Category Archives: Project Log

A collection of web development projects I’ve done for the organizations I’ve worked with.

Chatbot with Microsoft Azure

In lieu of SleepScore Labs newest sleep solution, SleepScore App, our Customer Service team wanted to create a chat alternative to support this product launch.

Over the course of three furious weeks (one to vet out the needs, and two to build), I worked one-on-one with our Customer Service Manager on outlining the bare minimum of what we’d really want in this type of feature.

It’s safe to say, that you can get trapped inside of a rabbit hole fairly quickly with ideas but after easing in a bit our solution was to design an FAQ (Frequently Asked Questions) Chatbot.

We took as much existing data we could from previous customer service engagements, organized them a bit and indexed them within a Web Service called QnA Maker. I connected that dot to a Microsoft Azure Bot Service as a NodeJS Web App and published it to a channel called Live Assist.

A NodeJS chatbot powered by QnA Maker, Microsoft Azure and channel, Live Assist.

Housed entirely inside of Microsoft products, I was for the most part impressed on how straightforward it was to put all three together to build out something real customers could actually engage with. There was no additional coding on my part and getting to the finish line on time was in itself a win.

If you ever wanted to try building this out yourself here’s the bare minimum you’d need:

  • QnA Maker: which will index your questions and answers and open an end-point for your web app (chatbot) to consume.
  • Azure Bot Service: which is actually how you create the chatbot.

The optional requirement here is the channel. Building out a chatbot requires you to point your chatbot to a channel. In our case it was Live Assist because that was the requirement. But this could easily ship to other channels like Facebook, SLACK, etc.

I’ll be making a follow-up post to this for the most part as a retrospective to outline the journey and its gaps to this implementation in hopes that one day I have the opportunity to make more improvements at this first pass on building out a chatbot.

Thanks to, Microsoft Developer US for getting me started.

SleepScore Labs Data Dashboard in Angular 2

In April of 2017, I was tasked with design and development of a data visualization dashboard for new customers of SleepScore Max, a non-contact sleep improvement system. Designed for both iOS and Android users, my role was to build a web application which would compliment this sleep solution experience by connecting the dots between sleep data and pragmatic advice in a more robust fashion.

I took it upon myself to go head first into Angular (granted my previous experience with AngularJS) but I got a first-hand view of how different both JavaScript frameworks were.

SleepScore Max login page written in Angular.

SleepScore Max login page written in Angular.

I kickstarted this project prior to the full standardization of Angular CLI so I was pretty much left to my own devices on how to properly build and deploy this application into a cloud instance.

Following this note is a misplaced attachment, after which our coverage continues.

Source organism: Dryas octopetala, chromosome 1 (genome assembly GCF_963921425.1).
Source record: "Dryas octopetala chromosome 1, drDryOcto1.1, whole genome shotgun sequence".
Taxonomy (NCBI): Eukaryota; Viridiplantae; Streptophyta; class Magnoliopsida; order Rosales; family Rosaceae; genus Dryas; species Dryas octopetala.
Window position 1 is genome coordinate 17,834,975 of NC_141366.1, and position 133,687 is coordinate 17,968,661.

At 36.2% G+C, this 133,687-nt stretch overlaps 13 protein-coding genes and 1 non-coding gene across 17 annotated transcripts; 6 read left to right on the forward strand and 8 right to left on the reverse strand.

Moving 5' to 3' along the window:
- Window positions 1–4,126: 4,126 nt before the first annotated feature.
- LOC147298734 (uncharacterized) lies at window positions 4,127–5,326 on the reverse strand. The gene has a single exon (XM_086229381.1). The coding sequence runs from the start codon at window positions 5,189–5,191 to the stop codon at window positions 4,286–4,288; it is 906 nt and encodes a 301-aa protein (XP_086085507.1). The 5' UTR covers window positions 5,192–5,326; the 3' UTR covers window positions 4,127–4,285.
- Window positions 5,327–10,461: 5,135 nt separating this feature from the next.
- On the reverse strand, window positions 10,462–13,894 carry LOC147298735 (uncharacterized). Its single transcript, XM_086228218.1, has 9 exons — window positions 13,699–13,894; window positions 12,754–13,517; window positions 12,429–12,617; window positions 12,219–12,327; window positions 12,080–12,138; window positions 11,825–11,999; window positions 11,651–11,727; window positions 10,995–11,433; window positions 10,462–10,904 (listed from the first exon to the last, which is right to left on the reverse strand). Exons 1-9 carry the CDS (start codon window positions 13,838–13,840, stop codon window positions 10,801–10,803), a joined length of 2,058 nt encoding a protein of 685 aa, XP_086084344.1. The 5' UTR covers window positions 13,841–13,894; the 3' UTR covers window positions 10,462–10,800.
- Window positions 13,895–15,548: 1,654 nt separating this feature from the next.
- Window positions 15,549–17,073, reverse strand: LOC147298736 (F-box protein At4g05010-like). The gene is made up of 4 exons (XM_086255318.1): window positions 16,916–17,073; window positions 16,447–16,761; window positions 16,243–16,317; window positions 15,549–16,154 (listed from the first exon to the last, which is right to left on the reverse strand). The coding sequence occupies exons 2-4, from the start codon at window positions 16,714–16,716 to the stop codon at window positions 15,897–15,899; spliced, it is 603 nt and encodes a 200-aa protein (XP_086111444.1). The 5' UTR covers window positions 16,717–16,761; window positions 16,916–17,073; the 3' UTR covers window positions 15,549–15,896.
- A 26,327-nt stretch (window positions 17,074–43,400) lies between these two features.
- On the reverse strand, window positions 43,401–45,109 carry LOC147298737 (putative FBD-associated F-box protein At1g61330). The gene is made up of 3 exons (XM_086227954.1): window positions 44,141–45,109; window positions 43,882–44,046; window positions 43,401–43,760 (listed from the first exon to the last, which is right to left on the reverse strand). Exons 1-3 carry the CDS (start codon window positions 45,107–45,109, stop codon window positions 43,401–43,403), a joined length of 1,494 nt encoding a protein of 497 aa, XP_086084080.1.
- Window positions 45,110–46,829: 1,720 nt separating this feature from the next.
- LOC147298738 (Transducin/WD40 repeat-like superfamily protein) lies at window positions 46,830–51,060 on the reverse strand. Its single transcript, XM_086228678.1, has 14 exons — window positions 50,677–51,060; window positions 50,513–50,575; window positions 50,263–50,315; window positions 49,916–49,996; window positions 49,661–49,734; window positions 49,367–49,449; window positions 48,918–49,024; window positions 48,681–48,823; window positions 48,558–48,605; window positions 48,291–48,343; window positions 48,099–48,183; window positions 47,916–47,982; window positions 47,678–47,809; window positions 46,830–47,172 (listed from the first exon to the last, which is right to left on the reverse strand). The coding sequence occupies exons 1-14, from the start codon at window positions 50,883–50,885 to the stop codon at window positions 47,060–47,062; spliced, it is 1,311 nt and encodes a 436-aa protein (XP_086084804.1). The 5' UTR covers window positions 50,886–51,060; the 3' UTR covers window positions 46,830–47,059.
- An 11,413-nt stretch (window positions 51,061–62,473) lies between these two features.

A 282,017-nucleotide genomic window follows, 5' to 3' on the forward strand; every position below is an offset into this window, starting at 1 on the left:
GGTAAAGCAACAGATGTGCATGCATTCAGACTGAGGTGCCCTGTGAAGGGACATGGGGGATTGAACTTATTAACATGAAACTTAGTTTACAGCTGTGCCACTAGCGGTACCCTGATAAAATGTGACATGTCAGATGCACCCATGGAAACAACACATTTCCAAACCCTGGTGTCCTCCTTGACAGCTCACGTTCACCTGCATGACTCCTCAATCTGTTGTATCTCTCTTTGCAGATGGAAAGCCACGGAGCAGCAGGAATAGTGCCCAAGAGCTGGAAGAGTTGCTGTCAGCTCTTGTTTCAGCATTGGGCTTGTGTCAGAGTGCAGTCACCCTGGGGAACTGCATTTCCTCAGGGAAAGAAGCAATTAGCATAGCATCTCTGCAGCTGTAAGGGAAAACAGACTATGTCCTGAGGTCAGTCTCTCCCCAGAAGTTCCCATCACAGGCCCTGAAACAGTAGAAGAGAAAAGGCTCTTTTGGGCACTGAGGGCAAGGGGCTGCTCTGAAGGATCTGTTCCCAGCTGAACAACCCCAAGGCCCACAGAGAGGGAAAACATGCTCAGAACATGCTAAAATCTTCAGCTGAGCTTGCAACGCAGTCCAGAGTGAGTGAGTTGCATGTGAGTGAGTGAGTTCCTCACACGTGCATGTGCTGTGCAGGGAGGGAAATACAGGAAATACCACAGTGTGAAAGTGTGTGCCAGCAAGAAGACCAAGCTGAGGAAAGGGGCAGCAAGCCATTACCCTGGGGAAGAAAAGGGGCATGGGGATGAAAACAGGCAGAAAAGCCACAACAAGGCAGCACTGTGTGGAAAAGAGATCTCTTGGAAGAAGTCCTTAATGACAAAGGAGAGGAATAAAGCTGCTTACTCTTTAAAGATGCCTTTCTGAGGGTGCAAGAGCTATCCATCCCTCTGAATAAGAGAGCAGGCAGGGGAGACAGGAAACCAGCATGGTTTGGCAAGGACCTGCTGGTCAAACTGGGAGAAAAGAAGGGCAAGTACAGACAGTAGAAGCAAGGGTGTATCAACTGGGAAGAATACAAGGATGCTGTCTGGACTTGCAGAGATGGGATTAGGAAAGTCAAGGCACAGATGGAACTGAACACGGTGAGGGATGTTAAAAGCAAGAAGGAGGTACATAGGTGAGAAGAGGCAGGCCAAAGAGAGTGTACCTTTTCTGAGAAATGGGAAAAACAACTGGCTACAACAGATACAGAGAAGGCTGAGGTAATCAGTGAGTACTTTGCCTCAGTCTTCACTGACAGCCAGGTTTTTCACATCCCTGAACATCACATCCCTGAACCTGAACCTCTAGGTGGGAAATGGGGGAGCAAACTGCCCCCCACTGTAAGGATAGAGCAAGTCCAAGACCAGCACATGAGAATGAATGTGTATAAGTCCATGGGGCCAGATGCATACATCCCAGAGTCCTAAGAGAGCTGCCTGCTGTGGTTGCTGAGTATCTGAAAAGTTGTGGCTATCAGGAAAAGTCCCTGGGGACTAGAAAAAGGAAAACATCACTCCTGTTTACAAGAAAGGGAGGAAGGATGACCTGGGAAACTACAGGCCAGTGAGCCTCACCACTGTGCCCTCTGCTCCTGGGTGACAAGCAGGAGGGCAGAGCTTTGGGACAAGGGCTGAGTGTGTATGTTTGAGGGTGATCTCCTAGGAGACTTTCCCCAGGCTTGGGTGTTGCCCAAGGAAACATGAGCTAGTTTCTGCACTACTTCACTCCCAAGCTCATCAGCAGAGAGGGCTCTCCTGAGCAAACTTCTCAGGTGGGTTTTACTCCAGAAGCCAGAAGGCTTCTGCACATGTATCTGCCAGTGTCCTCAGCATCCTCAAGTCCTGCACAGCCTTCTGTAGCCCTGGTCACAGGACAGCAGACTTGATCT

I credit PluralSight author Deborah Kurata as the initial key to making this project work. Specifically, her course in Angular: Getting Started was a jaw-dropping course on Angular’s moving parts. Needless to say, now that I have both AngularJS and Angular perspectives, my best assessment on distinguishing between AngularJS and Angular is that while AngularJS thinks of drafting features from controllers and scope, with Angular you need to abstract those things via components.

To dumb it down for me, I’ve come to think of a component as simply a web page (the overall object), while the super powers you write inside of that web page act as the methods and properties of that web page. Coming to that conclusion wasn’t linear. I needed to dive into TypeScript since it is the driving force in authoring modern Angular apps.

I’m still tinkering with TypeScript and have a long way to go to understand its full value but I definitely became a fan simply because it makes a JavaScript author a bit less error prone. Let’s face it, web browsers are still running JavaScript in ES5 and not ES6. Having that superset above JavaScript to reinforce little things like the data-type of an object is awesome and learning how to write a component in TypeScript helped reinforce how I’ve dumbed down the difference between AngularJS and Angular.

A splash of jQuery animation for the sleep score petals, CSS styling to chart out the breakdown all inside of an Angular dashboard.

A splash of jQuery animation for the sleep score petals, CSS styling to chart out the breakdown all inside of an Angular dashboard.

Yes, this dashboard is also responsive.

Yes, this dashboard is also responsive.

What’s next? I’m already thinking about the upgrade path into Angular version 5, smoothening out continuous integration and making Angular CLI the gold standard for facilitating all portions of this project.


Responsive Web Design for

3 years ago, Thermo Fisher Scientific (previously Life Technologies) was tasked with enhancing its original mobile experience integration which leveraged Moovweb’s cloud platform. It was a good solution in getting the domain introduced into browsers outside of desktop, specifically mobile and tablet devices but it certainly came with its own set of constraints.